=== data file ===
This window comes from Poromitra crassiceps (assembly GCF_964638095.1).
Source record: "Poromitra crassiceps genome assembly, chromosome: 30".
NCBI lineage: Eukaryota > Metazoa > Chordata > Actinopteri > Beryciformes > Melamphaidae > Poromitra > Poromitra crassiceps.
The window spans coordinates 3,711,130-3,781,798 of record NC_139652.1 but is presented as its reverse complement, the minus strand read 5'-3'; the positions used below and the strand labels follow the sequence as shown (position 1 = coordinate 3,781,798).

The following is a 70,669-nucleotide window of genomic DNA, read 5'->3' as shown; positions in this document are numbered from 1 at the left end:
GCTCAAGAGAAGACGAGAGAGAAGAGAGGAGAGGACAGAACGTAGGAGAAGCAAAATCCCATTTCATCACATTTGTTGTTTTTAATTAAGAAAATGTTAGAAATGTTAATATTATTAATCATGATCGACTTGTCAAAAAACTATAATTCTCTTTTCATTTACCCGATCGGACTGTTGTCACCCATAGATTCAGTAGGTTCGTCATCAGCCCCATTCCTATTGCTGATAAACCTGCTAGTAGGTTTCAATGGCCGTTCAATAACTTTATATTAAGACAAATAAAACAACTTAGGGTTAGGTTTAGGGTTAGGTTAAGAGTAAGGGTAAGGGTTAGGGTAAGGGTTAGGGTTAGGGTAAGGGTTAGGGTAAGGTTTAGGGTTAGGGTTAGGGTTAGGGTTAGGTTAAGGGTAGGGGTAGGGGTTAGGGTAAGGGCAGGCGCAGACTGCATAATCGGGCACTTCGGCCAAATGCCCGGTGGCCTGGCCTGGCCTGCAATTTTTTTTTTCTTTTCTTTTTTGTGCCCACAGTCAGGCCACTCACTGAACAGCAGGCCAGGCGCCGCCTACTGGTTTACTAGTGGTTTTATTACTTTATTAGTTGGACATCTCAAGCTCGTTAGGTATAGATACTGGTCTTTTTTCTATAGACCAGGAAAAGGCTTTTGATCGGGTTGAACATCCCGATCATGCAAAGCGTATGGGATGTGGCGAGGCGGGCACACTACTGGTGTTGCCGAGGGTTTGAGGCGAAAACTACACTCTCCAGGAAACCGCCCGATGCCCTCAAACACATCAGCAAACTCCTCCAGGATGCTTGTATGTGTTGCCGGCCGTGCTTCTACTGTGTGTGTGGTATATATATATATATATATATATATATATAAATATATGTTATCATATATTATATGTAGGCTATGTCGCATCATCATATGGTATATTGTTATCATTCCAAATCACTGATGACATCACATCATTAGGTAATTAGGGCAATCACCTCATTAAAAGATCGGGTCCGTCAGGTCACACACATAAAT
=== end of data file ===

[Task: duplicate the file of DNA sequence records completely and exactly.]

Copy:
This window comes from Poromitra crassiceps (assembly GCF_964638095.1).
Source record: "Poromitra crassiceps genome assembly, chromosome: 30".
NCBI lineage: Eukaryota > Metazoa > Chordata > Actinopteri > Beryciformes > Melamphaidae > Poromitra > Poromitra crassiceps.
The window spans coordinates 3,711,130-3,781,798 of record NC_139652.1 but is presented as its reverse complement, the minus strand read 5'-3'; the positions used below and the strand labels follow the sequence as shown (position 1 = coordinate 3,781,798).

The following is a 70,669-nucleotide window of genomic DNA, read 5'->3' as shown; positions in this document are numbered from 1 at the left end:
GCTCAAGAGAAGACGAGAGAGAAGAGAGGAGAGGACAGAACGTAGGAGAAGCAAAATCCCATTTCATCACATTTGTTGTTTTTAATTAAGAAAATGTTAGAAATGTTAATATTATTAATCATGATCGACTTGTCAAAAAACTATAATTCTCTTTTCATTTACCCGATCGGACTGTTGTCACCCATAGATTCAGTAGGTTCGTCATCAGCCCCATTCCTATTGCTGATAAACCTGCTAGTAGGTTTCAATGGCCGTTCAATAACTTTATATTAAGACAAATAAAACAACTTAGGGTTAGGTTTAGGGTTAGGTTAAGAGTAAGGGTAAGGGTTAGGGTAAGGGTTAGGGTTAGGGTAAGGGTTAGGGTAAGGTTTAGGGTTAGGGTTAGGGTTAGGGTTAGGTTAAGGGTAGGGGTAGGGGTTAGGGTAAGGGCAGGCGCAGACTGCATAATCGGGCACTTCGGCCAAATGCCCGGTGGCCTGGCCTGGCCTGCAATTTTTTTTTTCTTTTCTTTTTTGTGCCCACAGTCAGGCCACTCACTGAACAGCAGGCCAGGCGCCGCCTACTGGTTTACTAGTGGTTTTATTACTTTATTAGTTGGACATCTCAAGCTCGTTAGGTATAGATACTGGTCTTTTTTCTATAGACCAGGAAAAGGCTTTTGATCGGGTTGAACATCCCGATCATGCAAAGCGTATGGGATGTGGCGAGGCGGGCACACTACTGGTGTTGCCGAGGGTTTGAGGCGAAAACTACACTCTCCAGGAAACCGCCCGATGCCCTCAAACACATCAGCAAACTCCTCCAGGATGCTTGTATGTGTTGCCGGCCGTGCTTCTACTGTGTGTGTGGTATATATATATATATATATATATATATATAAATATATGTTATCATATATTATATGTAGGCTATGTCGCATCATCATATGGTATATTGTTATCATTCCAAATCACTGATGACATCACATCATTAGGTAATTAGGGCAATCACCTCATTAAAAGATCGGGTCCGTCAGGTCACACACATAAAT